Uncovering the evidence for perceptual decision making
Speaker: Prof Thomas Carlson
31th August 2023
Abstract: Perceptual decision-making is a fundamental cognitive process that enables us to form judgments based on sensory information. The neural mechanisms underpinning perceptual decision-making have been extensively studied using various techniques, including behaviour, electrophysiology, and brain imaging. This body of research broadly suggests two significant components: the brain's representation of sensory evidence, and the integration of sensory evidence (or evidence accumulation) through higher-order decision processes. Much of the literature has concentrated on the latter, with the aim of comprehending higher-order decision mechanisms. Nevertheless, the sensory evidence is equally crucial, as higher-order decision processes depend on this information to make informed choices, potentially affecting late-stage decision-making processes. In this talk, I will discuss our prior work investigating the role of perceptual evidence in decision-making. In addition, I will discuss ongoing research from our laboratory that explores the role of visual perception in food-related decision-making behaviour. Collectively, this body of work underscores the significance of perception in decision-making and demonstrates how these findings can be expanded to enhance our understanding of behaviour relevant to society.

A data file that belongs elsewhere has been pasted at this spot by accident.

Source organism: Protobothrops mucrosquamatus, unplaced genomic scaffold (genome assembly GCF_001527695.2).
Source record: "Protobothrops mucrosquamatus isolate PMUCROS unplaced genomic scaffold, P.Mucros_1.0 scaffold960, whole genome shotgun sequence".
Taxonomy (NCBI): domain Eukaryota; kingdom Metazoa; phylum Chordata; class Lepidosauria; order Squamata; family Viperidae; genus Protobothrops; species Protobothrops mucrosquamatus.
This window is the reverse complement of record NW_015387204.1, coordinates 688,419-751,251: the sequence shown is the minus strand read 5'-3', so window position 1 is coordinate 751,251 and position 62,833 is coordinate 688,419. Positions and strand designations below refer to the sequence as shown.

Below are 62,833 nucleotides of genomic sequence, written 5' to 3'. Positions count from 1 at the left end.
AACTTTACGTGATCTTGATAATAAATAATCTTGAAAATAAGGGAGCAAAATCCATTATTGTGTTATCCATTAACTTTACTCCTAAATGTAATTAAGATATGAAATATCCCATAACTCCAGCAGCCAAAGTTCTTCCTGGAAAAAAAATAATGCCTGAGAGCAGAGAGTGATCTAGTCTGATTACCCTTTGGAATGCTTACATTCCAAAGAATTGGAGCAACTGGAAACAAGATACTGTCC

Bio: Dr. Thomas Carlson is a cognitive neuroscientist whose work has focused on the neural foundations of object perception, attention, and consciousness. In addition, he has been a pioneer in the development of multivariate pattern analysis methods (commonly known as neural decoding) for fMRI and M/EEG. He completed his undergraduate and PhD studies at the University of Minnesota. After a postdoc in the Harvard Vision Science Lab, he assumed his first academic position as an Assistant Professor at the University of Maryland in 2008. In 2013, he relocated to Macquarie University and then to the University of Sydney in 2016. In 2022, he was promoted to Professor of Computational Cognitive Neuroscience in the School of Psychology at the University of Sydney. He is a former ARC Future Fellow and a past president of the Australasian Cognitive Neuroscience Society.